Today is World Intellectual Property Day, a celebration of innovation and creativity.
It is also an opportunity for employers to review their work practices and ensure that their intellectual property (IP) is protected. There are four principal IP rights; trademarks, designs, copyright and patents.
What can employers do?
Generally, under Irish employment law, IP created by employees is owned by the employer provided that it was created in the course of the employee's employment with the employer. Generally, under Irish employment law, IP created by an employee, other than in the course of employment, is owned by the employee. This presents challenges for employers and whether or not IP was created in the course of employment is often the subject of legal argument in the Courts.
Employers can implement a number of initiatives to protect their IP and mitigate potential legal disputes over the ownership of IP:
- Contract of Employment - At a minimum, we recommend the contract of employment specify that the employee acknowledges and agrees that all IP rights in any matter made or discovered by the employee during the course of employment (whether or not during office hours) affecting or relating in any way to the business, from time to time, of the employer be disclosed to the employer and belong to the employer. In addition, we recommend the contract of employment include contractual confidentiality obligations which would apply during employment and after termination.
- IP Assignment Agreement - We also recommend that the employee is required to sign and date an IP Assignment Agreement which applies at all times, both during the period of the employee’s employment with the employer and after the termination of employment. Any such agreement should set out what has been agreed between the parties in respect of proprietary and IP rights, including, the full and irrevocable assignment of IP rights to the employer. We recommend that the employee is also required, at the expense of the employer, to execute such documents as the employer may require to protect its IP rights.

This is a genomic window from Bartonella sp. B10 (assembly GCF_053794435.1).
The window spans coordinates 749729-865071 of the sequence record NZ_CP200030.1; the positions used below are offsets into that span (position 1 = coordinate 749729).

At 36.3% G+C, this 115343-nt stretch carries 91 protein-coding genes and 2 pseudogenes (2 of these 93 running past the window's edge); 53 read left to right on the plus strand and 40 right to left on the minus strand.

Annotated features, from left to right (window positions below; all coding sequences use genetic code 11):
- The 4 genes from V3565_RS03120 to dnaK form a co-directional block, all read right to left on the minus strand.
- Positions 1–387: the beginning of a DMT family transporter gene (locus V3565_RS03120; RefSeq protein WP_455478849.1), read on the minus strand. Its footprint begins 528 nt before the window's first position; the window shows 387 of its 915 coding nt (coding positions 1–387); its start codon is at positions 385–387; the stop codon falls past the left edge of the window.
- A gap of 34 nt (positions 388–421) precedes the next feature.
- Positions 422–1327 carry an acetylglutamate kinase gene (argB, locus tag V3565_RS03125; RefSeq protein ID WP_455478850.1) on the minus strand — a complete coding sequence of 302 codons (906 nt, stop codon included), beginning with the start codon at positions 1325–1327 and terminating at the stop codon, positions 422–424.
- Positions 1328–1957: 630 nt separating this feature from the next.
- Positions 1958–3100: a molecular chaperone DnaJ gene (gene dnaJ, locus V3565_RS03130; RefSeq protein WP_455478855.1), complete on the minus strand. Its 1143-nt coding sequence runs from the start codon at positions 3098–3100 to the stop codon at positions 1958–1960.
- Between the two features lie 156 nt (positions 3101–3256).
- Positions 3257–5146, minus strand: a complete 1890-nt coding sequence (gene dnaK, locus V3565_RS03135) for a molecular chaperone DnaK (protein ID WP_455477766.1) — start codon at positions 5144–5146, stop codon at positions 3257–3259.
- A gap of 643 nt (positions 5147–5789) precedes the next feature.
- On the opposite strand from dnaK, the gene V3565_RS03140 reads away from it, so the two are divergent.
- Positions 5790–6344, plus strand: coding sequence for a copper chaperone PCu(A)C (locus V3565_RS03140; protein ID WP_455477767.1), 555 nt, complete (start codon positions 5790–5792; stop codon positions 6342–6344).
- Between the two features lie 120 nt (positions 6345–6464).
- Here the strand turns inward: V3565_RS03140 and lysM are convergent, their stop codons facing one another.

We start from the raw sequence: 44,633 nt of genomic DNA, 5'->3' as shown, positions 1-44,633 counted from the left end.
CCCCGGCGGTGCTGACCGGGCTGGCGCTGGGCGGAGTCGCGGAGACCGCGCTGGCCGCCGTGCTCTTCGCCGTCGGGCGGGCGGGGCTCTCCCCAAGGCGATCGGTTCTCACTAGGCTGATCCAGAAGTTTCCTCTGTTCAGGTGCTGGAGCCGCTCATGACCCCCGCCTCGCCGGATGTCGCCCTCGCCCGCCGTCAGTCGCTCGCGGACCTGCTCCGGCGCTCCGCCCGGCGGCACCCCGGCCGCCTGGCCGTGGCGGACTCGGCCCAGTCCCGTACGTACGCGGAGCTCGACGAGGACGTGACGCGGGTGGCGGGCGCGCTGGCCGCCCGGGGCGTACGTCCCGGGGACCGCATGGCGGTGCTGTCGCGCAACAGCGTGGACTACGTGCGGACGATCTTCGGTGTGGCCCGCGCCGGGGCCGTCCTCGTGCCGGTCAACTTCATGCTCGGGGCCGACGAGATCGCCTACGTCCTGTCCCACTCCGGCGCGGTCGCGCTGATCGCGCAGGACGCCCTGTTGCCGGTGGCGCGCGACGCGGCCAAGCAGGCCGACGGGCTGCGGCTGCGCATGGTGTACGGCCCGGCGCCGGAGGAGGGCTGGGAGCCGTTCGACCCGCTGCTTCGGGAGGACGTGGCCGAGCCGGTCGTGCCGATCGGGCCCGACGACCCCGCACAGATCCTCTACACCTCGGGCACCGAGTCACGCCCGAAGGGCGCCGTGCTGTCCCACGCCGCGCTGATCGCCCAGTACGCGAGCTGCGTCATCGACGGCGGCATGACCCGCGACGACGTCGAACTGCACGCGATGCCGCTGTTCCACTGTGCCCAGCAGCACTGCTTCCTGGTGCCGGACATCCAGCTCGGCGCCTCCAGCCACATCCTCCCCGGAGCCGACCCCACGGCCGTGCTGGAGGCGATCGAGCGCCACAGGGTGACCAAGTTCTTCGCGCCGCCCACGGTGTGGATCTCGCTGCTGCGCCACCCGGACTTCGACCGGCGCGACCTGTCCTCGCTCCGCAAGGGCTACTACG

- Non-Disclosure Agreement - Employers should also consider entering into a non-disclosure agreement with certain key employees to protect their know-how and IP when disclosing confidential information to the employee which again applies at all times, both during the period of the employee's employment with the employer and after the termination of employment. Any such agreement should set out what has been agreed between the parties in respect of the meaning of confidential information, confidentiality obligations, if and when disclosure is permitted, return of confidential information and reservation of rights to the employer.
It is important for employers to take all necessary steps to ensure that their IP is protected. IP is a business asset and should be treated as such.